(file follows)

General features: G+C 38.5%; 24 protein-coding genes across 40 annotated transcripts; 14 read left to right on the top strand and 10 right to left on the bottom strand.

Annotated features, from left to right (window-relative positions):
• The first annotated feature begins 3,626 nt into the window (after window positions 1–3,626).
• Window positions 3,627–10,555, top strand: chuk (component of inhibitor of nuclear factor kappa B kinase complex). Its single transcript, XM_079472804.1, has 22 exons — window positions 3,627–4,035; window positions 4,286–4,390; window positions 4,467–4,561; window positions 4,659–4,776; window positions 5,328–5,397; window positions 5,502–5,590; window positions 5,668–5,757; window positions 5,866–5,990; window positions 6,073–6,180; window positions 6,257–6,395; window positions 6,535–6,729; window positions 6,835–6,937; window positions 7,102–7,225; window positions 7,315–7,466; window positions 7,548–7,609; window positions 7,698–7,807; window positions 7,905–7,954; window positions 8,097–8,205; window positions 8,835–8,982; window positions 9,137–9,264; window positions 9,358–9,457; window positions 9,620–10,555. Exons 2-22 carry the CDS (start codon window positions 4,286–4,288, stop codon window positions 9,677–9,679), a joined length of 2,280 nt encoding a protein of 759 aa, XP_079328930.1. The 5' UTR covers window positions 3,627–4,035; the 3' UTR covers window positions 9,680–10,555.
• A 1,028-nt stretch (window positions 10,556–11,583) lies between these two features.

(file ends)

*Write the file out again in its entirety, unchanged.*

General features: G+C 38.5%; 24 protein-coding genes across 40 annotated transcripts; 14 read left to right on the top strand and 10 right to left on the bottom strand.

Annotated features, from left to right (window-relative positions):
• The first annotated feature begins 3,626 nt into the window (after window positions 1–3,626).
• Window positions 3,627–10,555, top strand: chuk (component of inhibitor of nuclear factor kappa B kinase complex). Its single transcript, XM_079472804.1, has 22 exons — window positions 3,627–4,035; window positions 4,286–4,390; window positions 4,467–4,561; window positions 4,659–4,776; window positions 5,328–5,397; window positions 5,502–5,590; window positions 5,668–5,757; window positions 5,866–5,990; window positions 6,073–6,180; window positions 6,257–6,395; window positions 6,535–6,729; window positions 6,835–6,937; window positions 7,102–7,225; window positions 7,315–7,466; window positions 7,548–7,609; window positions 7,698–7,807; window positions 7,905–7,954; window positions 8,097–8,205; window positions 8,835–8,982; window positions 9,137–9,264; window positions 9,358–9,457; window positions 9,620–10,555. Exons 2-22 carry the CDS (start codon window positions 4,286–4,288, stop codon window positions 9,677–9,679), a joined length of 2,280 nt encoding a protein of 759 aa, XP_079328930.1. The 5' UTR covers window positions 3,627–4,035; the 3' UTR covers window positions 9,680–10,555.
• A 1,028-nt stretch (window positions 10,556–11,583) lies between these two features.